over Judea, the most important military success of the Flavian house,
was celebrated by a great triumph held in Rome in 71 CE. Josephus
describes the ceremonies at length (see - Jewish Wars VII, 139-152).
This description represents only a part of the long and dramatic
commemoration of the Flavian victory, staged both in Rome and in
the provinces. Statues depicting scenes of battle, and the subsequent
erection of the triumphal arch, or Arch of Titus, were part of the
tremendous imperial effort made to publicize the conquest of Judea.
As part of this procedure, during the reigns of Vespasian and Titus
(until 81 CE), enormous quantities of commemorative gold, silver
and several bronze denominations of coins were struck both in Rome
and in some provincial mints. The majority of the bronze pieces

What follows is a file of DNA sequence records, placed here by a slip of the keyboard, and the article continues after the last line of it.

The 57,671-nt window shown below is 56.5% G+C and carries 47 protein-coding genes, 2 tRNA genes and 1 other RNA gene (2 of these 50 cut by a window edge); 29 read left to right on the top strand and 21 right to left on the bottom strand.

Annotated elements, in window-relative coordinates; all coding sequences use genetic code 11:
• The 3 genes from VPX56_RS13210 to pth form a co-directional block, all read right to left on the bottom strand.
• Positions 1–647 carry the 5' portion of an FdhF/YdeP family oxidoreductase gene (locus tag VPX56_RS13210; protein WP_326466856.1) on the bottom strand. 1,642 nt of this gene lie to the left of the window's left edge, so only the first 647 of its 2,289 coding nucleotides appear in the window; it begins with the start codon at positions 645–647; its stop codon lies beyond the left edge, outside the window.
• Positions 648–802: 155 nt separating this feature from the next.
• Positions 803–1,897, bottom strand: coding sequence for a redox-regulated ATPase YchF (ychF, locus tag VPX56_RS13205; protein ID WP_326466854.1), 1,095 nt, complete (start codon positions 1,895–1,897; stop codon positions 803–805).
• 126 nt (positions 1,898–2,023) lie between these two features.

are distinguished by the inscription: "IVDAEA CAPTA" -
News of an addition of a new province to the empire or of a victory
over an enemy was promulgated by the Roman administration through
the minting of coinage which depicted relevant inscriptions and
designs. For example, following his conquest of Egypt in 28 BCE,
Augustus issued a series of coins depicting the Nile crocodile and
the inscription AEG VPTO CAPTA. Also well known are the coins struck
in commemoration of the Roman victories over the Germans, the Daciens
and the tribes of Spain.
A comparison of the various types as well as of the quantity of
commemorative pieces produced in each issue reveals that the Judea
Capta coins far outnumber the comparable issues. There are several
reasons for this disproportionate amount of coinage. The Roman victory
over Judea was an impressive effort which involved a force of over
three legions, but Rome had undertaken greater campaigns and had
gained more territory with other military activities. The Flavians
desired to publicize this particular victory because of their lack
of other memorable or important campaigns.
The inscription SC on the "Judea Capta" coins as well
as in other coins minted in Rome is an abbreviation of S(ENATVS)
C(ONSVLTO) and means that the coin was minted "By the Decree
of the Senate"